Today, Everglades City, some 36 miles from downtown Naples, serves as a launching point for outdoor adventurers headed to Everglades National Park and the Ten Thousand Islands. And as a tourist destination, the city and its surround, known as “Florida’s Last Frontier,” offer numerous historic sites related to the area’s fascinating development.
Get to know any long-time Neapolitan, and you are sure to hear about the legendary Rod & Gun Club in Everglades City, but it is just one of myriad interesting elements in the history of eastern Collier County. Readers of this book will be enthralled with the past lives of former boomtowns Copeland, Lee-Cypress, Jerome and Ochopee, rife with tales of the arduous job of building the Tamiami Trail, illegal plume hunting, Indian trading, and marijuana smuggling.
It stands to reason that an area as wild and unique as the Everglades would be tamed and settled by tough, and often quirky, pioneers. Tales of the folks who settled in the Everglades grab the imagination—which is what happened to author Maureen Sullivan-Hartung. As a reporter for a weekly newspaper, she was swept up in the history of the region, and the topics she covered in the 1990s inspired her to pen this interesting little tome.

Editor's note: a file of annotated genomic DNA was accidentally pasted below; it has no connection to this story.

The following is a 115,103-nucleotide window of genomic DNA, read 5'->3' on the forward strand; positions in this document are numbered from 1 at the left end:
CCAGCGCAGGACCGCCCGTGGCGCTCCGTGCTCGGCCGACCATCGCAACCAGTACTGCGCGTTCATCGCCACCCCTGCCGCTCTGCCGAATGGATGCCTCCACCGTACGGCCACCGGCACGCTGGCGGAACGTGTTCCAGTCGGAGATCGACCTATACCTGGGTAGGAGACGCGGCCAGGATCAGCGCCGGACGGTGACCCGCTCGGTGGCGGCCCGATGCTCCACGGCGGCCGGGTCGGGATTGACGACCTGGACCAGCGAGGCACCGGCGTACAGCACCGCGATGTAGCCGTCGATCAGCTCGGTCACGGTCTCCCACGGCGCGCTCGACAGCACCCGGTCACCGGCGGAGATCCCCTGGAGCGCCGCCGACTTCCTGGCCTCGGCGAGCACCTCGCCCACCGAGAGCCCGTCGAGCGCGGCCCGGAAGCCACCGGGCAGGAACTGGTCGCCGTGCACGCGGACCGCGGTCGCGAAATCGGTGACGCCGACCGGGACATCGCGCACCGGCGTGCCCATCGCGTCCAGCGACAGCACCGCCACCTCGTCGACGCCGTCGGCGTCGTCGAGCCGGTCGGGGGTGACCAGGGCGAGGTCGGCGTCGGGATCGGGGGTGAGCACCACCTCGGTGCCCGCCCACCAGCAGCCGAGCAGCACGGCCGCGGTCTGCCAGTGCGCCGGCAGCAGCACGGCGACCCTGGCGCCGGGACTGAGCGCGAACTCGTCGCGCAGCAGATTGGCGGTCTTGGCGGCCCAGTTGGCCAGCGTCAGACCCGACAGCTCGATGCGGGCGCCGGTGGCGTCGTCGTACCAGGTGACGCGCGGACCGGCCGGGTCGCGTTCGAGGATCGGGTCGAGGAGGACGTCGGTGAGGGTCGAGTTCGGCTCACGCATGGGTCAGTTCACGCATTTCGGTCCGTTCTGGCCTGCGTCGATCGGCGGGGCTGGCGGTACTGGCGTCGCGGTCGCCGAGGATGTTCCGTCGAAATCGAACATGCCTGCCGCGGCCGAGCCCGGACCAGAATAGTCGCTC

The book of course talks about Barron Gift Collier, the business mogul who fell in love with the wild beauty of Southwest Florida and became the driving force behind its development, but also tells of less-well-known people, like the county’s first sheriff, William Riley Maynard. He appointed his wife, Blanche, chief deputy in 1923—this, as the book reports, at a time when women were prohibited from serving jury duty. She was known for courage and resolve; Mrs. Maynard and a guide famously tracked for more than 30 hours and then captured three escaped prisoners in the Everglades while her husband was off patrolling elsewhere.
Other personalities detailed in the book include Deaconess Harriet Bedell, who lived and worked with the Seminoles for 30 years. Then there’s Edgar Watson, outlaw and suspected murderer of more than 50 people. Watson, whose story of being gunned down by townsmen on the banks of Chokoloskee Bay in the early 1900s was fictionalized in the 1990 novel Killing Mister Watson—also appears in this book, along with “Big Six” Hannah Smith, a six-foot-four woman he hired to work in his business ventures.
The book includes stories about numerous historic sites, such as the Atlantic Coast Line Railroad Depot, the Everglades Inn, Collier’s Town Laundry Building (today housing the Museum of the Everglades), the Collier County Courthouse (Everglades City Hall), and Chokoloskee’s Smallwood Trading Post, established by another riveting figure, Charles Sherod “Ted” Smallwood, whose colorful life is also documented. Noteworthy events—among them hurricanes, visits by Hollywood filmmakers and movie stars, and the U.S. Drug Enforcement Administration’s Operation Everglades—also figure in the book’s chapters.
The volume includes numerous historical black and white photos, as absorbing as the stories themselves.
Hidden History of the Everglades (published by The History Press) is a must-read for anyone who spends time in Collier County, as well as history buffs and anyone who loves true stories about people with grit, character and determination.